Nonprofits have a long and proud tradition of collaborative work. Like most traditions, it is rooted in necessity. Public problems, by definition, extend beyond the reach of any individual organization. Any broader public goal—such as improving educational outcomes, reducing homelessness or improving air quality—requires the coordinated efforts of many. This kind of interdependency is a defining characteristic of the sector and a driving force behind the wide variety of partnerships that flourish among nonprofits. In fact, one could argue that being “nonprofit-like” requires being collaborative.
During the last decade, many nonprofits have felt greater pressure to enter into joint ventures, alliances or other types of structured partnerships in the name of greater efficiency. During this same time period, for-profit institutions have been forming partnerships and alliances at a remarkable pace. This private sector trend of alliance building has had a spillover effect on the expectations placed upon the nonprofit sector.
In the general discussion on being businesslike versus being nonprofit-like, much is made of nonprofits not facing the same type of “bottom line” that businesses do. This affects the dynamics of nonprofit collaboration too. Some forms of nonprofit partnerships do have a bottom line—it is easy to measure the cost-savings, for example, of sharing office space or consolidating administrative functions. The benefits of these types of partnerships are direct and even “bankable.”
The benefits of programmatic partnerships, however, are rarely so direct. For example, consider a situation in which three environmental organizations work together to implement a river clean-up and restoration project. Even if the project is successful—if the water quality improves and the restored habitat draws back native species—these outcomes will likely benefit the broader public (and native species!) as much as the participating organizations.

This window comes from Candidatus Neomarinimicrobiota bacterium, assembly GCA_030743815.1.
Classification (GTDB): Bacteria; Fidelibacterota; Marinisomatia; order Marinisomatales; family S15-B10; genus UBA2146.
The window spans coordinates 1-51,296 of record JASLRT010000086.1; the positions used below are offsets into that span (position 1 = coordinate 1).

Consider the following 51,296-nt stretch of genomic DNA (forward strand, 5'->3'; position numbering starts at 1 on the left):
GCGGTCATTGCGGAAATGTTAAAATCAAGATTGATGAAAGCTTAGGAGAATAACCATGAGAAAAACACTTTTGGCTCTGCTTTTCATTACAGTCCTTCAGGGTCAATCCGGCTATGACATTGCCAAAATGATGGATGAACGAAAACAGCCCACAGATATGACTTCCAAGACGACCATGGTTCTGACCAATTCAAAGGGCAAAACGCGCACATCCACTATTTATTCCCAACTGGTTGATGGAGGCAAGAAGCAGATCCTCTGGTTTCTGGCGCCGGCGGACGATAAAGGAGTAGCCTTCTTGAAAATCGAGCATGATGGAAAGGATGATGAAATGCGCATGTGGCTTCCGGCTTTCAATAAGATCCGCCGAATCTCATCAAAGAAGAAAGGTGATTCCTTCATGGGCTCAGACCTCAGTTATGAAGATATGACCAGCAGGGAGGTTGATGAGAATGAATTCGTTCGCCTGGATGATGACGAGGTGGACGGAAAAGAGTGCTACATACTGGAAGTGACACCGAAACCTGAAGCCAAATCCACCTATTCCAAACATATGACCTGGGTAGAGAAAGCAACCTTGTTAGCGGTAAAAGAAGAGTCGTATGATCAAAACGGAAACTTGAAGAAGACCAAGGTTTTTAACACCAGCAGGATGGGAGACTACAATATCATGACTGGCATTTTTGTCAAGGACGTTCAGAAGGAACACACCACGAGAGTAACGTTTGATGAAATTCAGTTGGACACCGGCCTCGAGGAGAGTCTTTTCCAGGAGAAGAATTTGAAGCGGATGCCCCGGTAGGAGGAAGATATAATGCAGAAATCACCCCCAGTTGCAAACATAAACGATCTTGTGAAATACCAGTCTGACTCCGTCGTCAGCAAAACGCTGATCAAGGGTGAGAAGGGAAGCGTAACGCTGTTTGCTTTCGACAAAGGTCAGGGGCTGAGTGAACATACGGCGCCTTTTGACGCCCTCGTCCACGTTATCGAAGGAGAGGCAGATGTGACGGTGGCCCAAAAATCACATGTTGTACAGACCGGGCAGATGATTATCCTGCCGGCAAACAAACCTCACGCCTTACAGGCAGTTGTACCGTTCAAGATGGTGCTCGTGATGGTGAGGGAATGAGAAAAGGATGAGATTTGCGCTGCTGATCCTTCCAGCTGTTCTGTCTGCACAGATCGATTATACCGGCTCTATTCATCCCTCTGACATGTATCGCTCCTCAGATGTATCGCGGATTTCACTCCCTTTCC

Far too often, nonprofit outcomes are “bankable” only if they enhance the reputation of the organizations involved. An organization’s success depends on large part on its public reputation, which has a tremendous effect on volunteer and board recruitment, fundraising, and other factors necessary for a vibrant organization. Even the most mission-driven nonprofits cannot afford to overlook the importance of seeking credit for their contributions. Orchestrating collaborative work among diverse organizations that all need to gain some individual credit for success is a tremendous challenge.
This is not to suggest that partnerships are harder in the nonprofit sector, simply that the bottom lines and challenges are different. The truth is, effective partnerships are hard to form, no matter what sector (or sectors) are involved. For proof, look at the trendsetters: research suggests that approximately two-thirds of all corporate alliances fail. Yet most large corporations—those that are driving the “alliance revolution” in the private sector—can afford failure. In fact, alliances are one strategy that corporations use to manage risk. Companies often form alliances to pool resources in order to develop new products or enter new markets, thus cutting their losses if an endeavor should fail.
Most nonprofits, on the other hand, cannot afford to enter into alliances that fail. They simply don’t have the resources to invest in unproductive endeavors. So while the cooperative spirit of the nonprofit sector can and should be used as a foundation for more intensive forms of partnerships, nonprofits should proceed cautiously, think strategically and be willing to turn down partnering opportunities.
Betsy Hubbard is a former program officer at The Pew Charitable Trusts, where she was involved in both successful and unsuccessful partnerships. She is currently a free-lance consultant and can be reached at (firstname.lastname@example.org).